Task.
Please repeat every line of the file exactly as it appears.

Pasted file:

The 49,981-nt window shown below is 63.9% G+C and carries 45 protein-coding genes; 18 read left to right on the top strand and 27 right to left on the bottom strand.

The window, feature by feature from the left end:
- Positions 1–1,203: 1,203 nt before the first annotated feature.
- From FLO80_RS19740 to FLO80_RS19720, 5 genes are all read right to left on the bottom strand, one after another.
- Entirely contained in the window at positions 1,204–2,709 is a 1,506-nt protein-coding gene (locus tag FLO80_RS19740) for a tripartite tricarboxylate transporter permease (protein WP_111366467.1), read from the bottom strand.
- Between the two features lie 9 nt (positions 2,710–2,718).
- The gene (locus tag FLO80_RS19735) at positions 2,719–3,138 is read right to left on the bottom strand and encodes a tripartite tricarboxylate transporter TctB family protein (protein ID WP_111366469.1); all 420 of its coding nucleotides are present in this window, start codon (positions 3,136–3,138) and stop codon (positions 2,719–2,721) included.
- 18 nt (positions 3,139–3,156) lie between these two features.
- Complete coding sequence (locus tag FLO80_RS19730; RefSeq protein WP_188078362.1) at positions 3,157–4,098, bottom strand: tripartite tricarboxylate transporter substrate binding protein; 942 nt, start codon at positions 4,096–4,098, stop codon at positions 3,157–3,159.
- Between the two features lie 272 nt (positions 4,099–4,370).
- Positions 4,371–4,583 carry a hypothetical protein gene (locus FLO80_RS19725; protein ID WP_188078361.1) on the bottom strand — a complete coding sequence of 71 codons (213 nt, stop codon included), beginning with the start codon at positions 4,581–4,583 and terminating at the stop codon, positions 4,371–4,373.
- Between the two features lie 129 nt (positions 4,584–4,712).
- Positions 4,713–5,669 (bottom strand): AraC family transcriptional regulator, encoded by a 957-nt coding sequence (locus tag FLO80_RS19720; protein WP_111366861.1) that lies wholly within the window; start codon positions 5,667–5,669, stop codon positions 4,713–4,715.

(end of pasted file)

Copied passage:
The 49,981-nt window shown below is 63.9% G+C and carries 45 protein-coding genes; 18 read left to right on the top strand and 27 right to left on the bottom strand.

The window, feature by feature from the left end:
- Positions 1–1,203: 1,203 nt before the first annotated feature.
- From FLO80_RS19740 to FLO80_RS19720, 5 genes are all read right to left on the bottom strand, one after another.
- Entirely contained in the window at positions 1,204–2,709 is a 1,506-nt protein-coding gene (locus tag FLO80_RS19740) for a tripartite tricarboxylate transporter permease (protein WP_111366467.1), read from the bottom strand.
- Between the two features lie 9 nt (positions 2,710–2,718).
- The gene (locus tag FLO80_RS19735) at positions 2,719–3,138 is read right to left on the bottom strand and encodes a tripartite tricarboxylate transporter TctB family protein (protein ID WP_111366469.1); all 420 of its coding nucleotides are present in this window, start codon (positions 3,136–3,138) and stop codon (positions 2,719–2,721) included.
- 18 nt (positions 3,139–3,156) lie between these two features.
- Complete coding sequence (locus tag FLO80_RS19730; RefSeq protein WP_188078362.1) at positions 3,157–4,098, bottom strand: tripartite tricarboxylate transporter substrate binding protein; 942 nt, start codon at positions 4,096–4,098, stop codon at positions 3,157–3,159.
- Between the two features lie 272 nt (positions 4,099–4,370).
- Positions 4,371–4,583 carry a hypothetical protein gene (locus FLO80_RS19725; protein ID WP_188078361.1) on the bottom strand — a complete coding sequence of 71 codons (213 nt, stop codon included), beginning with the start codon at positions 4,581–4,583 and terminating at the stop codon, positions 4,371–4,373.
- Between the two features lie 129 nt (positions 4,584–4,712).
- Positions 4,713–5,669 (bottom strand): AraC family transcriptional regulator, encoded by a 957-nt coding sequence (locus tag FLO80_RS19720; protein WP_111366861.1) that lies wholly within the window; start codon positions 5,667–5,669, stop codon positions 4,713–4,715.